Flat feet is also known as pes planus, a deformity in which the arch of the foot collapses and nears the ground. The deformity could be by birth or it can develop over time in adults. A child is born with flat feet. In infants and toddlers, flat feet is normal becausethe arch of their feet is not developed until they begin walking.
When children grow and start standing on their feet, their muscles develop, and an arch appears in their feet. The arch keeps growing throughout childhood, and when they become adults, the arch is completely developed. But, there are some cases when the arch is not completely developed. For some people, it is normal to have flat feet and they don’t feel any pain at all. On the contrary, there are some cases where people may face problems like pain in the heel or arch area, difficulty in standing and walking, swelling alongside the ankle.
If you want to diagnose flat feet, this requires a physical examination along with the support of medical imaging tests. Almost 30% of the world’s population has flatfeet as a normal variant as part of their development.
The symptoms of a progressive flat foot appears gradually. The main symptoms are pain and swelling on the inside or outside of your foot or ankle which increases when you perform any activity. The other symptoms that accompany pain and swelling include a loss of arch, weakness in your feet, inability to stand on your toes, and tenderness in your midfoot, especially when you perform any physical activities.
A progressive flatfoot is common after body weight increase, a phase of strenuous physical activity or in cultures wear sandal-wearing is common. Some causes of progressive flatfoot are given below:
In most cases, flat feet can be self-diagnosed. However, there are some cases when you need help from a foot specialist to diagnose flat feet. There are two methods used to diagnose flatfeet.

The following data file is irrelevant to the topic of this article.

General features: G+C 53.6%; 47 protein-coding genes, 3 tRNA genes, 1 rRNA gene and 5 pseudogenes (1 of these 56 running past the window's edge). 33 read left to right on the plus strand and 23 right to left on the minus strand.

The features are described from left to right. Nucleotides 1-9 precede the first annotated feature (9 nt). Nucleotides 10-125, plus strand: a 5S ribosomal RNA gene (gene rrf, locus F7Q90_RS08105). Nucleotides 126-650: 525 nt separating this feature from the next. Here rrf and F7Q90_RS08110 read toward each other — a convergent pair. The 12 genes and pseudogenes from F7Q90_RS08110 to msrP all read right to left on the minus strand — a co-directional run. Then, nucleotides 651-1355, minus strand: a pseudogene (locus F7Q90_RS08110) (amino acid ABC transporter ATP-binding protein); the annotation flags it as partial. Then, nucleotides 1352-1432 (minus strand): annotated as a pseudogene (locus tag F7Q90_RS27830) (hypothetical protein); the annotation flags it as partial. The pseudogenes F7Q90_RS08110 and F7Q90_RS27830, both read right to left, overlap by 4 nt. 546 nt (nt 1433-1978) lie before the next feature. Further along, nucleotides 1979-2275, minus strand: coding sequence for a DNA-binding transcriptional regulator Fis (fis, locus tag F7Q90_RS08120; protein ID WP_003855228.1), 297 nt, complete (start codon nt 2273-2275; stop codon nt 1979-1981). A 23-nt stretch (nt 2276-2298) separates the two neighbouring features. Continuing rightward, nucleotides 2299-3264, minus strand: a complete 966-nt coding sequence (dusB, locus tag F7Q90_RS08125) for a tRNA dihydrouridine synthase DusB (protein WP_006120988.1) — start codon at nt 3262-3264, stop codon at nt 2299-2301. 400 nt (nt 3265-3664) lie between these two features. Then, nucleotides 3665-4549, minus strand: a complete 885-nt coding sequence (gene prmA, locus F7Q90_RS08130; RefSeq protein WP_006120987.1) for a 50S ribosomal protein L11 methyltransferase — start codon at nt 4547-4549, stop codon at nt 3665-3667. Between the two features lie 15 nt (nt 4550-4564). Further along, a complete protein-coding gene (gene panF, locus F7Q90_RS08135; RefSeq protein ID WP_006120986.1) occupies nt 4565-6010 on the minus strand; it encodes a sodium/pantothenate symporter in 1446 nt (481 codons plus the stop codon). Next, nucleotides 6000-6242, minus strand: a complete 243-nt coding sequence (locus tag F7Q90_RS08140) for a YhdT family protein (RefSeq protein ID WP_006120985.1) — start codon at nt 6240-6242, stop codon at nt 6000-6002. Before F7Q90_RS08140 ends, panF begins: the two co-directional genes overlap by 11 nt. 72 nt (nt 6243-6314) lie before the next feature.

A foot specialist can diagnose flat feet by looking at your feel and performing various physical tests. Some of the visual tests used for flat feet diagnosis are:
In this test, you are asked to stand on a smooth and level surface with wet feet. The thicker the print between the heel and ball of the foot, the flatter the foot is. A normal high arch foot will only leave a thin print on this area.
In this test, your shoe is inspected to look for evidence of faulty foot mechanics. Your shoes will be more worn from the inside if you have flat feet. The upper part of your shoes will also lean inwards towards your sole.
The tiptoe test is used to check if your flat feet is rigid or flexible. If the arch is visible when you stand, this implies your flat feet is flexible. If not, it could mean you have a rigid flat foot and your doctor will suggest treatments accordingly.
If you are having pain in your feet and you are concerned this may be due to flat feet, then your doctor can perform various imaging tests to pinpoint the actual cause of the problem.
X-rays are suitable for diagnosing joint arthritis and detecting the irregularities in the alignment of your foot bones.
Ultrasound can be used to get detailed images of tissues ( ligaments & tendons ) to detect ruptures and tears.
MRI is more detailed as compared to x-rays and ultrasound. It gives better image definition and delineation of pathology
In adults, fallen arches usually don’t need any treatment. Those experiencing symptoms can use orthotic arch supports and foot arch strengthening exercises. If you also have pain and swelling in your feet, then you can take NSAIDs, orthotics and even consider a corticosteroid injection.
Orthotic supports are used to change the structure of your feet and bring back their alignment but this could take weeks if not months to achieve. You can also perform some exercises like foot gymnastics, runner’s stretch, and therapeutic massage to increase the arch flexibility and strength of your feet.
If the pain keeps getting worse and none of the above treatments work for you, then a flat foot reconstructive surgery is the only option to get relief from pain. Your doctor will decide which approach should be used for your surgery depending on different factors like age, symptoms, and the severity of the flatfoot deformity.
Recovering from flatfoot surgery could take several months and often requires the patient to be in a walker boot for 6-8 weeks before transitioning into supportive running shoes.
So, if your foot is collapsing progressively, then there is no need to worry. There are plenty of treatment options available that you could explore to make things better. If you want more information regarding these treatment options, please contact Dr. Gowreeson Thevendran or visit: www.orthofootmd.com.